Did you say it goes after birds? You did? Good job! Spike is plenty maneuverable though, and is able to stay alive. But the plane is tenacious and doesn’t give up after one failure, and Spike flees, right towards Sylvester. He runs with the other two right behind him. Spike is able to dodge it once again, but Sylvester gets stuck with it in an explosives shed. After the blast, Junior scatters some feathers around to make his father feel good about himself. Then heads off to play with his new friend: Spike in cat disguise. (So sad that his father is species-ist.)

Favorite Part: After Junior learns of how nature intended for  cats and birds to get along, (With the hairs on his head disappearing very briefly, I swear!) He sadly asks his dad if they are cannibals. Sylvester says yes.

Personal Rating: 3

The Dixie Fryer

“I’m a rooster, not a roaster.”

Directed by Robert McKimson; Story by Tedd Pierce; Animation by Ted Bonnicksen, Warren Batchelder, Tom Ray, and George Granpre; Layouts by Robert Givens; Backgrounds by William Butler; Film Editor: Treg Brown; Voice Characterization by Mel Blanc; Musical Direction by Milt Franklyn. A Merrie Melody released on September 24, 1960.

Cold is bad. Cold equals death. Foghorn is the wisest chicken this side of Aardman, so he knew enough to get south once the weather turned on him. Since he can’t fly as well as a duck, he uses one to pull his balloon basket. Taking note of the magnolia scent in the air, he figures this must be his stop and he leaps out via the Mary Poppins approach. He came well packed with all one needs for a vacation: a comfy chair, and a table to hold a drink. (The mint julep is a cute touch.)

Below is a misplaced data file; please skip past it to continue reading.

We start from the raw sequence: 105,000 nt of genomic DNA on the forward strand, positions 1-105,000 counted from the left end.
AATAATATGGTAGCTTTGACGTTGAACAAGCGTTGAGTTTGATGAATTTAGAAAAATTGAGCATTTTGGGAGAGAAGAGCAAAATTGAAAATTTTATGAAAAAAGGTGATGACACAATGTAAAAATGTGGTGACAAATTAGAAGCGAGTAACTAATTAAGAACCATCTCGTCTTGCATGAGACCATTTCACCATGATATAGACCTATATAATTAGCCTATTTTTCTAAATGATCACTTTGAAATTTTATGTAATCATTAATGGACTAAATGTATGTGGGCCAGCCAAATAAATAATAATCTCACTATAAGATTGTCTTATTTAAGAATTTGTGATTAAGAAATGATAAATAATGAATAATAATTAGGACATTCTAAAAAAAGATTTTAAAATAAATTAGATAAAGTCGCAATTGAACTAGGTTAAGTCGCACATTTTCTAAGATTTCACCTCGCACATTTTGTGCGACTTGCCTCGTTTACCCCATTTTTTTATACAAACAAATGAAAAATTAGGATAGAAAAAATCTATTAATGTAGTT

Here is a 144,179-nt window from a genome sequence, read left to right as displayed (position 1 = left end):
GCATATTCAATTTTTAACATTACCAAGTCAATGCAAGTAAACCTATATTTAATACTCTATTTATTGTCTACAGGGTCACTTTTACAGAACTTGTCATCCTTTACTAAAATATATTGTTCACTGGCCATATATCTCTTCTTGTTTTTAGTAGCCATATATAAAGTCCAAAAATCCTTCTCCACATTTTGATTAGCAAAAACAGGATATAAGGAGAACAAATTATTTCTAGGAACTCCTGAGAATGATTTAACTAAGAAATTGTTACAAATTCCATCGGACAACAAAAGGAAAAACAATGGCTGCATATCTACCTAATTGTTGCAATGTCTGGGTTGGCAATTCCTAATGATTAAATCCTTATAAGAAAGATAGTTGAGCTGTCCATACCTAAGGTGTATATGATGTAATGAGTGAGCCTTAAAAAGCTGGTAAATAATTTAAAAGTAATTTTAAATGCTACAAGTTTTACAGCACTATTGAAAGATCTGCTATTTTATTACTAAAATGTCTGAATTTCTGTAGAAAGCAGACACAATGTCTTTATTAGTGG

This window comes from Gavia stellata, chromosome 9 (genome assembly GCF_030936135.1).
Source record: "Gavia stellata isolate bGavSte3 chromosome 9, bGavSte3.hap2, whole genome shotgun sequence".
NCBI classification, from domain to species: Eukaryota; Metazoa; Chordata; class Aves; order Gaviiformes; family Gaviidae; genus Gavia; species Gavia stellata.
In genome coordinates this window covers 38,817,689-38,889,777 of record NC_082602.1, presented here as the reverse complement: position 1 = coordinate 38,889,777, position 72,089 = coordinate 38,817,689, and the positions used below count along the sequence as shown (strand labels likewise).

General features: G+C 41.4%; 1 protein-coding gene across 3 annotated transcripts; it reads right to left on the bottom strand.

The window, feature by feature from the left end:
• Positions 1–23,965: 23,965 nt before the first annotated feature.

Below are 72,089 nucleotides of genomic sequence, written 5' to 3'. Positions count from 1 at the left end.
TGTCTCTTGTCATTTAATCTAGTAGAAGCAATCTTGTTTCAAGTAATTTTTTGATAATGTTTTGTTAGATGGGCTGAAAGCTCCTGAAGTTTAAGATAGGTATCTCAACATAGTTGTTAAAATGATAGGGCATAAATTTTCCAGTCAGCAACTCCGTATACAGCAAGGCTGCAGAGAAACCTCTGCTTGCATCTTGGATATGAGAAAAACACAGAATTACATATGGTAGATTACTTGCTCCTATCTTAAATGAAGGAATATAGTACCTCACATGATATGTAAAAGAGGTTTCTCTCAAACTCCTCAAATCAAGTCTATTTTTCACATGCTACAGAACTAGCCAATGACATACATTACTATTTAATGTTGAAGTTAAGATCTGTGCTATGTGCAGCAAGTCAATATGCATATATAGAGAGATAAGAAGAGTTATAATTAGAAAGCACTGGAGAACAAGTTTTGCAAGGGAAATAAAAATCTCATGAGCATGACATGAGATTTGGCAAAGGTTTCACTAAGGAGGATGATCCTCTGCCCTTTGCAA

But predators are a worldly thing, and there is a couple in that tree just yonder. If you’ve watched every Looney Tune and Merrie Melody in chronological order, then you’d recognize these guys. If not, I’ll introduce you. They are Pappy and his son, Elvis, two raptors of indeterminate species. I call them that because they were turkey vultures in their first picture, but have shrunk down to chicken hawks for this, their final appearance.